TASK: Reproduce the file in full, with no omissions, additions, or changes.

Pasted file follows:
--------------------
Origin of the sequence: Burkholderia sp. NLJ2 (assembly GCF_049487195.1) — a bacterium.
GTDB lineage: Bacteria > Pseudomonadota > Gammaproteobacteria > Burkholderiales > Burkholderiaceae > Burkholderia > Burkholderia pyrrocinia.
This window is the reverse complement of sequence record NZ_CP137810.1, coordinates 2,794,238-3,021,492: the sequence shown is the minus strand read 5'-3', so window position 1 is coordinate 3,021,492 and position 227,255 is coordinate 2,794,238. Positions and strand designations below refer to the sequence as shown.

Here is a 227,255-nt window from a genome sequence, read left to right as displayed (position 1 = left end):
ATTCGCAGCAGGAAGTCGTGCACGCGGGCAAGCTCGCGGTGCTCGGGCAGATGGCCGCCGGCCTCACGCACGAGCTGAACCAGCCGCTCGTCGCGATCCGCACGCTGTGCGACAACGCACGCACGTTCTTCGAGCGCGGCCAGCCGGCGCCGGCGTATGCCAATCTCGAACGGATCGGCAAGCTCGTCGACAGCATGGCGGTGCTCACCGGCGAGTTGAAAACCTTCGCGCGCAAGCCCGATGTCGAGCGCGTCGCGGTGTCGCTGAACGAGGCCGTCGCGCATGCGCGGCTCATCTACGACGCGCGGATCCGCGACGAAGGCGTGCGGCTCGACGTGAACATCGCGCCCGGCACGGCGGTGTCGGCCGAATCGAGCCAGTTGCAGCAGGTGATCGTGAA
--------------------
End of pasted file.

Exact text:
Origin of the sequence: Burkholderia sp. NLJ2 (assembly GCF_049487195.1) — a bacterium.
GTDB lineage: Bacteria > Pseudomonadota > Gammaproteobacteria > Burkholderiales > Burkholderiaceae > Burkholderia > Burkholderia pyrrocinia.
This window is the reverse complement of sequence record NZ_CP137810.1, coordinates 2,794,238-3,021,492: the sequence shown is the minus strand read 5'-3', so window position 1 is coordinate 3,021,492 and position 227,255 is coordinate 2,794,238. Positions and strand designations below refer to the sequence as shown.

Here is a 227,255-nt window from a genome sequence, read left to right as displayed (position 1 = left end):
ATTCGCAGCAGGAAGTCGTGCACGCGGGCAAGCTCGCGGTGCTCGGGCAGATGGCCGCCGGCCTCACGCACGAGCTGAACCAGCCGCTCGTCGCGATCCGCACGCTGTGCGACAACGCACGCACGTTCTTCGAGCGCGGCCAGCCGGCGCCGGCGTATGCCAATCTCGAACGGATCGGCAAGCTCGTCGACAGCATGGCGGTGCTCACCGGCGAGTTGAAAACCTTCGCGCGCAAGCCCGATGTCGAGCGCGTCGCGGTGTCGCTGAACGAGGCCGTCGCGCATGCGCGGCTCATCTACGACGCGCGGATCCGCGACGAAGGCGTGCGGCTCGACGTGAACATCGCGCCCGGCACGGCGGTGTCGGCCGAATCGAGCCAGTTGCAGCAGGTGATCGTGAA